1. Unscrew the toilet flush lever mounting nut and slide it over the flush arm so that you can then remove the whole flush lever assembly from the toilet tank. Watch out: most toilet lever mounting nuts are “reverse-threaded” so you turn the nut to the RIGHT (clockwise) to LOOSEN (opposite of standard) it. TIP: the flush valve or flapper itself should be in the closed position when working on the toilet tank. That way if you drop the flush lever nut, or a washer or other part into the tank it won’t be lost.

New toilet flush handle and lever (C) Daniel Friedman at InspectApedia.com

  1. Insert the new toilet flush handle into the hole of the toilet cistern, positioning it in the cistern opening so that its plastic or metal body orients the handle properly. Usually the mounting hole in the toilet tank is a rectangle or triangle that prevents the whole assembly from rotating on the tank. Most replacement toilet flush handles and levers will work on either left or right side of the toilet cistern or tank by simply flipping the handle over, BUT not all: some will be marked as LEFT-SIDE or RIGHT-SIDE.

  1. Slide the mounting nut over the flush lever and onto the threaded body of the flush lever assembly and tighten it. Most are reverse threaded so you’ll turn LEFT to TIGHTEN – opposite of the usual direction. Watch out: DO NOT over-tighten the mounting nut; doing so risks cracking the toilet cistern or tank – leading to a far more costly repair. Tighten it just enough that the flush lever is secure on the tank side.

  1. Connect the flush valve lift-chain or strap to the proper position along the flush lever arm as I described earlier. Watch out: if you leave too much slack in the flush valve lift chain, the chain may get caught under the flush valve lip when the valve tries to close: the result will be a constantly running toilet. In my photo I’m holding a tool about level with the top of th toilet cistern, figuring that the flush arm is going to lift just a bit higher than this when the toilet tank lid is installed. I wanted to see how far the chain would open the flapper valve (black flush valve). Watch out: also if there is too much slack in the flush valve chain the flush arm won’t open the flapper high enough, and the toilet flush volume will be too small and the duration too brief. I like the length of the pull chain to be as short as I can make it while leaving just enough slack that there is no danger of causing the flush valve to remain open. Watch out: but if the flush chain is too tight the flush valve may not seat fully – if the chain and flush lever hold the flapper open – and the toilet will run continuously. It’s trivially easy to adjust the length of the flush chain – just change the point at which the hook, used to connect chain to flush arm, is connected into links in the chain.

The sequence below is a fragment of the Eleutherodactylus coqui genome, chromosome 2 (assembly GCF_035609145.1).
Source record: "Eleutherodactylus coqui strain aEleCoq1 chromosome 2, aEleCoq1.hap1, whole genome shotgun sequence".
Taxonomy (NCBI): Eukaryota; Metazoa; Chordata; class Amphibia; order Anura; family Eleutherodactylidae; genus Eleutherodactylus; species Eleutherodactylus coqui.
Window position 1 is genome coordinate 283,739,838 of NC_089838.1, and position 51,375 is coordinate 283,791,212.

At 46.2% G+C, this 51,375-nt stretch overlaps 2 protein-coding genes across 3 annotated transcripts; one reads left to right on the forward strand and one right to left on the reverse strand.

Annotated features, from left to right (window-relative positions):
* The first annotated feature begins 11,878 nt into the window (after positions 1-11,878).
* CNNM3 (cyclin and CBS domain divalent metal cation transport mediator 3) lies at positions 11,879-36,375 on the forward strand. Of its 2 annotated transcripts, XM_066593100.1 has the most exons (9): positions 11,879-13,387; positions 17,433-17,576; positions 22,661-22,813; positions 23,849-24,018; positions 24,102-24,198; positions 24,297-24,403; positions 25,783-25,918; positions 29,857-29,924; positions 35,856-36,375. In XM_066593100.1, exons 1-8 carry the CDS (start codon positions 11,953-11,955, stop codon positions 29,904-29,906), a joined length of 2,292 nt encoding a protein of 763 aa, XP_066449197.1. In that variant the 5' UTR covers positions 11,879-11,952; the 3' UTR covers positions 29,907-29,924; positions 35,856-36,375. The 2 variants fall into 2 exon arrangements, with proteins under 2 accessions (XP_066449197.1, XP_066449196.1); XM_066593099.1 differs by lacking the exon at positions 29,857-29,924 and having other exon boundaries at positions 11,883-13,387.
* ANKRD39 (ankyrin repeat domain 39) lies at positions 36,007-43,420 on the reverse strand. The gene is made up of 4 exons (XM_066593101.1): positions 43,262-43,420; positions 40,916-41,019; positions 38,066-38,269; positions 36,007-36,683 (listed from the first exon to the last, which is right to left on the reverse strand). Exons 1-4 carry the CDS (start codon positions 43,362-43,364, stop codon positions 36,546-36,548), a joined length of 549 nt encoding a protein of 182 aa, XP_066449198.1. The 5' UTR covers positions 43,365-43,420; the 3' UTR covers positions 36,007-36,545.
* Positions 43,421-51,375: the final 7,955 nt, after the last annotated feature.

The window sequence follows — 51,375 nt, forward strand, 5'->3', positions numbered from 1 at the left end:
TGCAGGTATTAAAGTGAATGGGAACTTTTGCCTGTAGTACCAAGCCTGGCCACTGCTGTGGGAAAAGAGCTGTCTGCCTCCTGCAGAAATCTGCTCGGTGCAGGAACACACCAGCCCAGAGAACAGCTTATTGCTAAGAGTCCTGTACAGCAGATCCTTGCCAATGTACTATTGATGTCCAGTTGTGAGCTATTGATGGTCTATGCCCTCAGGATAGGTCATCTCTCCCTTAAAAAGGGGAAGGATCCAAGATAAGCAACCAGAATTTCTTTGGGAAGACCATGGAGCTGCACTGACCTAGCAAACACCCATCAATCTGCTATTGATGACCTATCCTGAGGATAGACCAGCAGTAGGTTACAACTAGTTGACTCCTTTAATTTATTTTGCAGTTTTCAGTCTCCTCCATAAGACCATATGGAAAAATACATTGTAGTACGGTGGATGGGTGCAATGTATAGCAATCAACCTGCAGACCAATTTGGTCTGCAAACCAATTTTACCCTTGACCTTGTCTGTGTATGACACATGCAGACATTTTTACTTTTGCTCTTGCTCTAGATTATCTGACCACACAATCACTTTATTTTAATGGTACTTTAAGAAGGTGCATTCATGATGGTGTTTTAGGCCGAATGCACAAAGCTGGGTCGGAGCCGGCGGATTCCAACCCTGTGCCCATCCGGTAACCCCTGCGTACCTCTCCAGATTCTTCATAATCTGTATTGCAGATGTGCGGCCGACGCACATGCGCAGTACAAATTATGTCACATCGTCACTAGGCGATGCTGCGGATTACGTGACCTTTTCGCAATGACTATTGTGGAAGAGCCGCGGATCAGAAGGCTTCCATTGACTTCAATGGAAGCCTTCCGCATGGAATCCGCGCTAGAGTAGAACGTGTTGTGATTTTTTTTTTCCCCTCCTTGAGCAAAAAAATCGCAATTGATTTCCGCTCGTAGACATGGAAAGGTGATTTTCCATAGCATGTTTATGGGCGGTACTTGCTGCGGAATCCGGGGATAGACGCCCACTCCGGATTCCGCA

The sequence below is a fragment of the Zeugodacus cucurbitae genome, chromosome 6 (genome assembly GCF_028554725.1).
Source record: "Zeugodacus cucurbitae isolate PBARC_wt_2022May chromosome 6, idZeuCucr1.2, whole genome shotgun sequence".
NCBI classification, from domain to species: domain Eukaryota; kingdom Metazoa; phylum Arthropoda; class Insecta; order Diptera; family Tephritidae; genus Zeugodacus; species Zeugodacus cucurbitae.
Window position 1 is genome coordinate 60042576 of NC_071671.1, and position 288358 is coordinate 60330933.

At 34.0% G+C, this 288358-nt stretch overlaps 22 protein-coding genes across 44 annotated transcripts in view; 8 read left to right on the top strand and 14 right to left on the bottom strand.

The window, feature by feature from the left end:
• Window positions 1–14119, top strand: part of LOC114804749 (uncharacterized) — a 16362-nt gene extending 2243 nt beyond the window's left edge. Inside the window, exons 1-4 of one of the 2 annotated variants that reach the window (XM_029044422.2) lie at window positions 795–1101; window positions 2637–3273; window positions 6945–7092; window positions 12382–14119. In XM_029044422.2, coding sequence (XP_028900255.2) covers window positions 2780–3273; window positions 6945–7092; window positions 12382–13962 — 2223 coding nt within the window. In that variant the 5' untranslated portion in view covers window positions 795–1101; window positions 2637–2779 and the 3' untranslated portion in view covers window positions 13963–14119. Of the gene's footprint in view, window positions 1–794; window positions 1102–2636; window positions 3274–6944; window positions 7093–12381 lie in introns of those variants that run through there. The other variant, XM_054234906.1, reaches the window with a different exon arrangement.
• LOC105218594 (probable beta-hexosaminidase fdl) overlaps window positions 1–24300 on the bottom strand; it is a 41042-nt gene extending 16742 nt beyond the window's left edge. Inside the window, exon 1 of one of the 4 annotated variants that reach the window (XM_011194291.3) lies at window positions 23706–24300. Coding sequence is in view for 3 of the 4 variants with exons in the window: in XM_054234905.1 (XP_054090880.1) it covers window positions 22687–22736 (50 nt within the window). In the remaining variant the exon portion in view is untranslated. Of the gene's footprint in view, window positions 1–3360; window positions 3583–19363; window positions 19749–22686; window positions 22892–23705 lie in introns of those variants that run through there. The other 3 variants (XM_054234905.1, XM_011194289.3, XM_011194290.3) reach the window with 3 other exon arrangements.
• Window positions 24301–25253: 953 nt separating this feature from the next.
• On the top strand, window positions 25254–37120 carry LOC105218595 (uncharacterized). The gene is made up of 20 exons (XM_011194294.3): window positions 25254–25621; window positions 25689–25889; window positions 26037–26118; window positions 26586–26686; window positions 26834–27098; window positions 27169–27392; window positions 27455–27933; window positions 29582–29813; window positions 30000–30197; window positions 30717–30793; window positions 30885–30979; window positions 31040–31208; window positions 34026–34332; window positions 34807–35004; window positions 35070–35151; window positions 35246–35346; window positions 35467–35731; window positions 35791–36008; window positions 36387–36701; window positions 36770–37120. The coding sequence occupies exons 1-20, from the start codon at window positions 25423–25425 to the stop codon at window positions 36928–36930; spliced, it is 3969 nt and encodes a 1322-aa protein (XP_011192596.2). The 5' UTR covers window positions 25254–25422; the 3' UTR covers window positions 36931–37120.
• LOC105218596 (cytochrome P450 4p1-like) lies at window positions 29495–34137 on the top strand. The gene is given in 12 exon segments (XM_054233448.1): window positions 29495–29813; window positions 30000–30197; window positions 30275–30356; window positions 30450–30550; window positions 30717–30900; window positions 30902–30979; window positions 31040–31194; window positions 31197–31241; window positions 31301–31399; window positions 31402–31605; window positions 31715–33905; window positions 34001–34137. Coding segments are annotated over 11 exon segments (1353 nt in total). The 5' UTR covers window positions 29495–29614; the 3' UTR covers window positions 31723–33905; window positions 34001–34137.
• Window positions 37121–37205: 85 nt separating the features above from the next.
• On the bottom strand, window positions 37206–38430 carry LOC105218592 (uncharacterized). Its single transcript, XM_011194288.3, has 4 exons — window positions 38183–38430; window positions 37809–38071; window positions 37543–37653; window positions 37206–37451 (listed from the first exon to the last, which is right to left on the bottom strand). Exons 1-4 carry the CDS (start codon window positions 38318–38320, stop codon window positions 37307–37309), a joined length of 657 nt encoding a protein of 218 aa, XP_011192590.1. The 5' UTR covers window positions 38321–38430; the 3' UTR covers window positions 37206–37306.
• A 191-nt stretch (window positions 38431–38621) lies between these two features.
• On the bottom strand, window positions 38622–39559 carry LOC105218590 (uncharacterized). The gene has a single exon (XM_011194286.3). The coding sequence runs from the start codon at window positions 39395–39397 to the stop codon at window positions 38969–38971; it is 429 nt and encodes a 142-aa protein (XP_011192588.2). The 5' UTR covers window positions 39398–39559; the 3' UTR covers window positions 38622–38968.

2. Turn water back on & test the toilet flush operation With the flush valve installed and chain re-connected, open the toilet water supply valve and allow the toilet cistern (tank) to re-fill. Then test the flush to be sure that the valve opens, allows the toilet to flush adequately, and then closes neatly.

Below: a replacement toilet flush handle and lever replacement from Fluidmaster™.

Home Depot provides a nice simple illustrated sequence of steps in HOW TO REPLACE A TOILET FLUSH HANDLE & LEVER [PDF] retrieved 2021/02/02 original source: Home Depot at www.homedepot.com/c/ah/how-to-replace-a-toilet-handle/9ba683603be9fa5395fab901192bbc6a

Continue reading at TOILETS, INSPECT, INSTALL, REPAIR – home, or select a topic from the closely-related articles below, or see the complete ARTICLE INDEX.

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  • TOILET FLUSH OPERATION & REPAIR – how toilet flush mechanisms work & illustration of the major parts & assemblies of a flush toilet..
  • TOILET FLUSH VOLUME – how to adjust the water volume or flush strength
  • TOILET FLUSHES POORLY – clogs or inadequate flush volume or poor venting
  • TOILETS, INSPECT, INSTALL, REPAIR – home – this toilet buy, install or repair guide article series discusses the cause, diagnosis, and repair of toilet problems (water closet problems) such as a toilet that does not flush well, clogged toilets, slow-filling toilets, running toilets, loose wobbly toilets, and odors at leaky toilets.
  • TOILET OVERFLOW EMERGENCY – how to stop an overflowing toilet
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  • TOILET TYPES, FLUSH METHODS variations in toilet flush mechanisms & methods
  • TOILET WON’T FLUSH